This September, I took a leave from my job as an assistant state public defender in the Office of the Minnesota State Public Defender to volunteer with IBJ in China. A juvenile defense lawyer with over 24 years practice experience in the US, I was particularly interested in assisting IBJ’s Juvenile Justice Project, a program that aims to improve the quality of indigent defense for children in criminal proceedings, while also promot-ing improved implementation of laws designed to protect the rights of accused juveniles. Through a partnership with the International Senior Lawyers Project (ISLP) in the United States, I learned about this exciting opportunity at IBJ. ISLP began as a small group of retired lawyers from private firms who wanted to find opportunities to use their legal skills as volunteers. The organization continues to grow and now has volunteers in various countries around the world. ISLP agreed to sponsor my trip and helped make the arrangements for me to live in Beijing and volunteer with IBJ over the next three months.

Over the past month, I have learned a great deal about the needs of China’s juvenile justice system. Although by law juveniles are entitled to legal aid, many go through the criminal process without ever seeing a lawyer. Those who do receive appointment of counsel frequently receive substandard legal representation. Often, defense lawyers are appointed to juvenile cases just a few days before trial, preventing them from visiting their clients, asserting their legal rights or presenting any meaningful defense at trial. As a result, the vast majority of juvenile suspects are detained for many months before trial; almost all are convicted and frequently receive jail sentences, even for petty crimes.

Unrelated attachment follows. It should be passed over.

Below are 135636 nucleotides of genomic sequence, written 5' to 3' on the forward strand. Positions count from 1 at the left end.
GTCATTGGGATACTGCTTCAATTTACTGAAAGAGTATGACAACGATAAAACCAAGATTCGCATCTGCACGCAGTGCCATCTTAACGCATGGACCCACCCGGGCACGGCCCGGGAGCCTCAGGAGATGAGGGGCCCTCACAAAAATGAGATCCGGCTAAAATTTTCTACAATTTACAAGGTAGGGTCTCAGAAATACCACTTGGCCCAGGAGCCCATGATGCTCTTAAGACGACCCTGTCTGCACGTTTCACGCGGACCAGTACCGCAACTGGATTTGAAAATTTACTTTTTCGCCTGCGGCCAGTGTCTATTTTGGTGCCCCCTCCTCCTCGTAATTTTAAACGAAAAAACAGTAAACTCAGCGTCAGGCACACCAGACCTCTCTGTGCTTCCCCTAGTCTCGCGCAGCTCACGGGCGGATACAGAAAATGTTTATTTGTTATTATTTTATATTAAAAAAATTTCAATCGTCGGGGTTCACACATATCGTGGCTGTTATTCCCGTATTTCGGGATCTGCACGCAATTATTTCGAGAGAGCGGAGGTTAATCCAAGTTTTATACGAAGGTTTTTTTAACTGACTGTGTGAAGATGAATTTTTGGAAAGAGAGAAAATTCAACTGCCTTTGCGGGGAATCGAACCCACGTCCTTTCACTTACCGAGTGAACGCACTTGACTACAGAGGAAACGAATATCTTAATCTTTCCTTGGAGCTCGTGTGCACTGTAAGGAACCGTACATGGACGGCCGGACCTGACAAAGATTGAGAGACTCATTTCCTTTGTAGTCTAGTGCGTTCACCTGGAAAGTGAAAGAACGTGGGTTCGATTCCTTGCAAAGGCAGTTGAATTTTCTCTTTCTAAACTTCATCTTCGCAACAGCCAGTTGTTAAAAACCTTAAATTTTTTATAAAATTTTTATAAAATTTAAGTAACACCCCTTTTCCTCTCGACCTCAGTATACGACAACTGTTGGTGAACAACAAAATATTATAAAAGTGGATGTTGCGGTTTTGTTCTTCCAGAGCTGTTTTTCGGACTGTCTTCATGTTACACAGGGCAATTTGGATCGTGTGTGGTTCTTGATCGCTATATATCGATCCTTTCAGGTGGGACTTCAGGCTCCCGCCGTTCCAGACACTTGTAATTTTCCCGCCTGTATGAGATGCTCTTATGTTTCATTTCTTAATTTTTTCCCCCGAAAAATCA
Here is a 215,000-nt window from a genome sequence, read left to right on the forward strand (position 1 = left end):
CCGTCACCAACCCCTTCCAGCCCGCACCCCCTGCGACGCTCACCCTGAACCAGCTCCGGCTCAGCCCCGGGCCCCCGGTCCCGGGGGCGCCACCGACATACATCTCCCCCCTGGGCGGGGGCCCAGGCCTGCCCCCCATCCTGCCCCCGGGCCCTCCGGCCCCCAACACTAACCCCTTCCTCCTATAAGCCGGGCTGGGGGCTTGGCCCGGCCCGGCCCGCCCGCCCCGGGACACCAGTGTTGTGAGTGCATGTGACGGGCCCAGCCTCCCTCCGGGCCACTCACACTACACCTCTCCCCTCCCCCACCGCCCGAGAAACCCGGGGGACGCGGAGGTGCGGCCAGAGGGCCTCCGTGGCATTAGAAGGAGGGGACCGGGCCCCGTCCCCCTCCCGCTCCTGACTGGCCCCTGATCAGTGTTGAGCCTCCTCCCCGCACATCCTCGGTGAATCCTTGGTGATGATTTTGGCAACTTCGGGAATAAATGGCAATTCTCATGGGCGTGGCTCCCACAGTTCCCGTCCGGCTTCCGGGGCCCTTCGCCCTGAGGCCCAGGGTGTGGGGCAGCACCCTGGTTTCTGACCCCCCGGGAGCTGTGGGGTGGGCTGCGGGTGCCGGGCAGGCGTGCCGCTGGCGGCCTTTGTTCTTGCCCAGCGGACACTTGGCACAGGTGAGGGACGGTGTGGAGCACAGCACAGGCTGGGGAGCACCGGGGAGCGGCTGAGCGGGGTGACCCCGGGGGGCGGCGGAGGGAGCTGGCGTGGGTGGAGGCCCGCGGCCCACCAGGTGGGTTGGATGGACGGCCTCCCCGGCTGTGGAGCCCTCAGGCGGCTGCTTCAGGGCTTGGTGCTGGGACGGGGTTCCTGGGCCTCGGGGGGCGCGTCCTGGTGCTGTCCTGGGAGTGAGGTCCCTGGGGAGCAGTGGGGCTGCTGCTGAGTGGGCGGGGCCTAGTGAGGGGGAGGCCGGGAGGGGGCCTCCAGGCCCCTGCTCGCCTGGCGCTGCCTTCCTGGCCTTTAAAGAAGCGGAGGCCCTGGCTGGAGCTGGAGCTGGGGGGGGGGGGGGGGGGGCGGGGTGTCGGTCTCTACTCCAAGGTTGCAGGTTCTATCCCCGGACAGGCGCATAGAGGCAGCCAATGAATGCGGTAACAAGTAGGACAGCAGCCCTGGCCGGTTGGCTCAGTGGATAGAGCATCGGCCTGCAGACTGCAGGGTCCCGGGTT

Many of the Chinese lawyers I have met are dedicated passionately to the reform of the juvenile justice system, yet lack the skills necessary to bring about meaningful change. I have learned of the need for China’s lawyers to gain practical trial skills and how great a need there is for the international community to help provide that training. China’s juvenile defenders are interested in working on skills such as how to interview juvenile clients, learning about adolescent development and achieving alternatives to incarceration for their juvenile clients. Over the next three months, I am working with IBJ and their Chinese partners to develop a comprehensive juvenile defense manual, a practical guide that will instruct lawyers on best practices for defending accused juveniles.